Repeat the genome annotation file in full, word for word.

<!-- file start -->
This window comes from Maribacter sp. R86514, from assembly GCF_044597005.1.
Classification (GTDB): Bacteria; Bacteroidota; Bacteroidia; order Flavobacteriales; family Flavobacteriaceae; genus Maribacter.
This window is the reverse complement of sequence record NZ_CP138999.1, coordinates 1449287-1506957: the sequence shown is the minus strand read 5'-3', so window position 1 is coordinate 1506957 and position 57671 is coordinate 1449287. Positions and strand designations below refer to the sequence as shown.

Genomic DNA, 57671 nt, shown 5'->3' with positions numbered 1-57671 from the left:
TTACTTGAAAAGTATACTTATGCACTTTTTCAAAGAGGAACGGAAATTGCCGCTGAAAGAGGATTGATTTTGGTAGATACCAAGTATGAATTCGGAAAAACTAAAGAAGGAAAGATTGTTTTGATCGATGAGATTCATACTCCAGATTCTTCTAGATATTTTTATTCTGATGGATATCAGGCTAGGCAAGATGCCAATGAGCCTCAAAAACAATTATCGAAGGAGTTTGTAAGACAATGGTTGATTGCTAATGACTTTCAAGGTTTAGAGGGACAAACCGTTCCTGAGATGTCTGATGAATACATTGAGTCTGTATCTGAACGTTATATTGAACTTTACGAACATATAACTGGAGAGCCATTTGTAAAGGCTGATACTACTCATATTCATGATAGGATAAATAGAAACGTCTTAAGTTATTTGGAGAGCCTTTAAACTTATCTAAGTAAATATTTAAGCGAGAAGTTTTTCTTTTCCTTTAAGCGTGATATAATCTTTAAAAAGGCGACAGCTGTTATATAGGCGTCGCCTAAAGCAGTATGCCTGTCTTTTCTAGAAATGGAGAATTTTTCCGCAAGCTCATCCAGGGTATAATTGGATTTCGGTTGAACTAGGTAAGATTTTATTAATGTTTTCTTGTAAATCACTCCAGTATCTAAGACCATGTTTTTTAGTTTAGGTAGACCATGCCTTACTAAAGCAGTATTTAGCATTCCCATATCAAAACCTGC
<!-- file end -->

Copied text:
This window comes from Maribacter sp. R86514, from assembly GCF_044597005.1.
Classification (GTDB): Bacteria; Bacteroidota; Bacteroidia; order Flavobacteriales; family Flavobacteriaceae; genus Maribacter.
This window is the reverse complement of sequence record NZ_CP138999.1, coordinates 1449287-1506957: the sequence shown is the minus strand read 5'-3', so window position 1 is coordinate 1506957 and position 57671 is coordinate 1449287. Positions and strand designations below refer to the sequence as shown.

Genomic DNA, 57671 nt, shown 5'->3' with positions numbered 1-57671 from the left:
TTACTTGAAAAGTATACTTATGCACTTTTTCAAAGAGGAACGGAAATTGCCGCTGAAAGAGGATTGATTTTGGTAGATACCAAGTATGAATTCGGAAAAACTAAAGAAGGAAAGATTGTTTTGATCGATGAGATTCATACTCCAGATTCTTCTAGATATTTTTATTCTGATGGATATCAGGCTAGGCAAGATGCCAATGAGCCTCAAAAACAATTATCGAAGGAGTTTGTAAGACAATGGTTGATTGCTAATGACTTTCAAGGTTTAGAGGGACAAACCGTTCCTGAGATGTCTGATGAATACATTGAGTCTGTATCTGAACGTTATATTGAACTTTACGAACATATAACTGGAGAGCCATTTGTAAAGGCTGATACTACTCATATTCATGATAGGATAAATAGAAACGTCTTAAGTTATTTGGAGAGCCTTTAAACTTATCTAAGTAAATATTTAAGCGAGAAGTTTTTCTTTTCCTTTAAGCGTGATATAATCTTTAAAAAGGCGACAGCTGTTATATAGGCGTCGCCTAAAGCAGTATGCCTGTCTTTTCTAGAAATGGAGAATTTTTCCGCAAGCTCATCCAGGGTATAATTGGATTTCGGTTGAACTAGGTAAGATTTTATTAATGTTTTCTTGTAAATCACTCCAGTATCTAAGACCATGTTTTTTAGTTTAGGTAGACCATGCCTTACTAAAGCAGTATTTAGCATTCCCATATCAAAACCTGC